The holy month of Ramadan will commence from April 23 (Thursday) of this week, amid a nationwide lockdown that has been extended till May 3 by Prime Minister Narendra Modi. During Ramadan, also called Ramzan, Muslims around the globe observe fast for 30 days in which they do not consume food and water. After the day ends, people usually gather for ‘sehri’ and eat together.
In the Islamic calendar, this time is the ninth month when Muslims observe fast from sunrise to sunset. Meals served before sunrise are called Suhoor, and ones after sunset are called Iftar.
Some healthy fasting tips are as follows:
- Avoid skipping Suhoor (pre-dawn meal)
While you may have the greed to catch some more sound sleep, remember that you can always take a catnap while you’re fasting, but you won’t be able to eat or drink. It is highly recommended to eat this pre-dawn meal before a day of fasting. A wholesome Suhoor provides enough energy to last during the long hours of fasting. Remember to include plenty of fresh fruits and vegetables, meat and dairy products so as to survive the long day of fasting.
To make it easier, set out utensils and dry food on the table before going to bed so you can quickly eat and go back to sleep after Suhoor.
- Say no to overeating during Iftar
Iftar is the time when you replenish energy levels. Avoid giving in to the temptation of stuffing yourself with various fried foods for they are nothing but empty calories. Traditionally during Ramadan, dates signify the breaking of the fast and so are eaten at the start of Iftar. Dates are not only a great source of energy but are also rich in potassium that helps muscles and nerves to function well. Try including foods from all major food groups: carbs, proteins, fats, vitamins and minerals.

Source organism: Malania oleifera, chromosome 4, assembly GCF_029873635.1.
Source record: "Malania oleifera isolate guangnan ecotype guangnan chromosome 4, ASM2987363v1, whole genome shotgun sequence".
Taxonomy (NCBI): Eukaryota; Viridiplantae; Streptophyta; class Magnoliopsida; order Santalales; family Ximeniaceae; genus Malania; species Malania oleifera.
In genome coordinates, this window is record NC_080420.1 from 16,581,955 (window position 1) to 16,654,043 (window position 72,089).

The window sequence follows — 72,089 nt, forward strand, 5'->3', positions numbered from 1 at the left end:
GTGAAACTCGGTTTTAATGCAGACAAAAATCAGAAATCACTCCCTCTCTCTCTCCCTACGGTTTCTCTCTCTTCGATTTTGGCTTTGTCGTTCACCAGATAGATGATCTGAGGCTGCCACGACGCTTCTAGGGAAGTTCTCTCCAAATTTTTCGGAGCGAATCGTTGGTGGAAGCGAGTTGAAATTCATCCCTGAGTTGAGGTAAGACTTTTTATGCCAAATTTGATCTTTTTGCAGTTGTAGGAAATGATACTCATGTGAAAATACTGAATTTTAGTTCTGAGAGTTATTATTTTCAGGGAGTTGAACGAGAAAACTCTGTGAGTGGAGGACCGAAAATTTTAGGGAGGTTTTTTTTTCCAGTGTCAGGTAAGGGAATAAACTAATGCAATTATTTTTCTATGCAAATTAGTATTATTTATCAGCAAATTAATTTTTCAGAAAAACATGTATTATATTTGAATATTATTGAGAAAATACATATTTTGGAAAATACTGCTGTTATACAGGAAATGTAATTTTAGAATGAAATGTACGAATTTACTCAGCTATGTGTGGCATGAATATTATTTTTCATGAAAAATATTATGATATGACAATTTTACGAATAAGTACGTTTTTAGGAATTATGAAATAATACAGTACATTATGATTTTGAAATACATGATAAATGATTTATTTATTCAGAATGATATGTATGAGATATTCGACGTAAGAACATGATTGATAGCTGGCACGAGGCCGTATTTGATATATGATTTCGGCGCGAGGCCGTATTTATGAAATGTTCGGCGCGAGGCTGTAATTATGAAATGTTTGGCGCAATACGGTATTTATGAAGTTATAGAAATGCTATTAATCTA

- Keep your hydration levels up to date
Since this period carries a risk of dehydration, one should make an effort to drink at least a minimum 8 glasses of water between Iftar and Suhoor. Avoid caffeinated drinks as they promote fluid loss and opt for plain water. One could also consume fruits and vegetables that help keep body hydrated.
Go for fruit juices rather than aerated soda drinks as staying empty stomach for too long and consuming aerated drinks could cause acidity.
- Too many fats are not invited
Fats are essential to many bodily functions and are a source of energy. Not limiting saturated fats however increases harmful cholesterol levels, contributing to an increased risk of heart disease and stroke. Few examples include animal fats (oils, red meat, poultry skin), full-fat milk, cream, cheese, butter, ghee, cakes. Unsaturated and polyunsaturated fats, on the other hand, aids in lowering harmful cholesterol when taken in moderation. Opt for oily fish, olive oil, vegetable oils, avocados, peanuts.
Usually, during Ramadan, mosques are crowded and Muslim community life swells with special prayers at mosques and crowded Iftar dinners. But this time, unfortunately, mosques will be deserted, daylong fasts will be broken in isolation and you would be advised to worship from where you are.
Abiding by the lockdown norms even during Ramadan is important. Organize an Iftar with the members present at your house, instead of going out for Iftar parties. Enjoy virtual Iftars with friends and family on phone calls or through video conferencing.
Over to you
Due to lockdown across the country, it is being encouraged that people stay home and follow the rituals at home itself. All the religious and social institutions, across the country, will remain closed. The government has issued guidelines and people will be praying at their homes during Ramzan.